Business Outlook: Saudi Market and Investors

A trader monitors screens displaying stock information at the Saudi Stock Exchange (Tadawul) in Riyadh. The chief executive of Saudi Arabia's stock exchange said he expected a flurry of licenses allowing the first foreign investors to buy shares there in coming weeks.

The Saudi market can attract more foreign investors if it eliminates restrictions

BY Ahmad Khatib

Stock markets around the world crashed in 2008 and billions of dollars were lost, but most of the world’s major indices found a way to recover. Some of them recorded historic levels later on, and many have repeated that exceptional performance so far in 2016.

The Saudi stock market was one of the exceptions to the norm, never showing signs of complete recovery.

Despite several amendments to existing Saudi market’s regulations and the reshuffle of leadership across its governing bodies, the public’s confidence in the market is yet to be restored.

For several years, the Saudi stock market’s losses were seen as a social matter rather than a business or economic priority.
Thousands signed petitions requesting the highest authorities in the Kingdom to interfere and return the money to those who lost it because of companies which faced difficulties immediately after they were listed on the exchange.

Meanwhile, the Capital Markets Authority (CMA) in the Kingdom was slowly introducing reforms aimed at improving the transparency and efficiency of the market.

Scandals were uncovered and penalties were announced against individuals and corporations. Despite having announced its strategic vision and plans over the past period, the CMA had a new challenge at hand.

As Saudi Arabia’s Vision 2030 was declared earlier this year, there was an implicit mandate for the CMA: prepare the market to attract foreign investors, and above all, get ready for the listing of Saudi Arabia’s oil giant Aramco, in what is expected to be the listing of the world’s largest company.

Although foreigners have been allowed to invest in the Saudi market in the past, the restrictions have been abundant.
Even though several international institutions applied for a license, the requirements were unattainable.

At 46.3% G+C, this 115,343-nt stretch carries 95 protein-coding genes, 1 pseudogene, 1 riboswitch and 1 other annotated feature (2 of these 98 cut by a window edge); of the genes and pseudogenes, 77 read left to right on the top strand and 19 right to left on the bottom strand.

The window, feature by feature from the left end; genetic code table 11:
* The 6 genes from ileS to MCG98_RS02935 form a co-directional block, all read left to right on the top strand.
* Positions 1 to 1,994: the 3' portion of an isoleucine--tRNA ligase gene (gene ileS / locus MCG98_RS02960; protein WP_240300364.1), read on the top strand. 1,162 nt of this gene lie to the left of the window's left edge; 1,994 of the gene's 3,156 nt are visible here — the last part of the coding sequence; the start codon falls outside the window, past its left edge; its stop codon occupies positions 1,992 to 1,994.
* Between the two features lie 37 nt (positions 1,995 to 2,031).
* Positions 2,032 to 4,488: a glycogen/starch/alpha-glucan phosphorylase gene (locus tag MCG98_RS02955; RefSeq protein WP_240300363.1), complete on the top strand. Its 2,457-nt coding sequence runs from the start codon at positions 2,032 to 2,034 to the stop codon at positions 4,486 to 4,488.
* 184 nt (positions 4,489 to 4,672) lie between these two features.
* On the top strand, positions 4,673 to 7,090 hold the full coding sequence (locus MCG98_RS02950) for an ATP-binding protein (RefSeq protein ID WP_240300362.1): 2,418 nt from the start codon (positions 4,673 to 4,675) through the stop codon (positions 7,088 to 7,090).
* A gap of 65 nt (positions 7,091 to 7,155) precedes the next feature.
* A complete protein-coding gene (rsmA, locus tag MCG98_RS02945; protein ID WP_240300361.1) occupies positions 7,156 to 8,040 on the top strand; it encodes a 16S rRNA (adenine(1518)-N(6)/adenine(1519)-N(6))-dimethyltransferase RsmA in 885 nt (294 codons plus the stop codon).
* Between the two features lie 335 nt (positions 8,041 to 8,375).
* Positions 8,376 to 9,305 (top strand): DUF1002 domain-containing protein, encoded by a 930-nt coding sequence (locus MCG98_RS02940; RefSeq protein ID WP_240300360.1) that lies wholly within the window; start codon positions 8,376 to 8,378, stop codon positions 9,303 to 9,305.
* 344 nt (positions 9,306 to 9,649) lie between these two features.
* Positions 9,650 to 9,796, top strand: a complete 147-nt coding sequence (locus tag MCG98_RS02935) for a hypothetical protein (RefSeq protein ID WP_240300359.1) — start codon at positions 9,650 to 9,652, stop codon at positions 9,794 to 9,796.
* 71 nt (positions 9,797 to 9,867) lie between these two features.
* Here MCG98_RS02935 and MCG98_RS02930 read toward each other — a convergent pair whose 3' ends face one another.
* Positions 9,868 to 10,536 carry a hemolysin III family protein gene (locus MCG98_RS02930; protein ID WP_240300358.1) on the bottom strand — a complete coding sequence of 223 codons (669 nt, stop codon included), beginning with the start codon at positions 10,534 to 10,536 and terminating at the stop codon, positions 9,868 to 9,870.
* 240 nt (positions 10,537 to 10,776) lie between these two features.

And despite more lax conditions in May, CMA’s new regulations concerning foreign investors remain relatively cautious.

However, it appears that the new decree in the Kingdom and the announcement of Vision 2030 have expedited a lot of reforms in the market and more are expected to be announced later this year.

Another important and long awaited move, which was also announced this year, is the planned restructuring of the company operating the Saudi stock market prior to listing it on the exchange as well.

Many see this step as part of the privatization plans announced in the Kingdom’s new vision, yet it remains a transparency requirement to list the biggest company in the world and attract top tier investors from around the globe.

Fund managers around the world have been following the developments in the Saudi market for many years.
When foreign investors were welcomed to the market, only a very small percentage of liquidity came from them.
Many of these fund managers believe the restrictions will be further eased in the future, but that is not what matters at the moment.

Investors look for value and that still does not seem to be in place for them. A value proposition would include companies, businesses, regulations and the market environment.

The CMA’s plans along with those of other Saudi authorities seem to be very ambitious and need much more time to be implemented.

The Saudi Index is yet to receive the nod on an upgrade and inclusion in the ‘MSCI Emerging Markets Index’ alongside other regional markets such as the UAE and Qatar, who were included in the MSCI Index back in 2013.

It is worth noting that as the Saudi objectives need a quicker pace and less bureaucracy, the studies needed for upgrading the market—and the reviews of new supporting products—take a long time before they get approved and implemented.

Achieving that value proposition is the main factor in delivering on the big objectives, and in order to provide foreign investors with their needs in a very short time, the decision makers should act without the conservative approach they are used to.

Governing bodies of stock markets in the Arab region have already taken steps ahead and some have established specialized exchanges that are attracting investors to them.

The largest stock exchange in the region would have a better chance of becoming the leading regional market for foreign investors, only if it does not try to reinvent the wheel.

Ahmad Khatib is the Chief Executive Officer at the financial services group Amana Capital.


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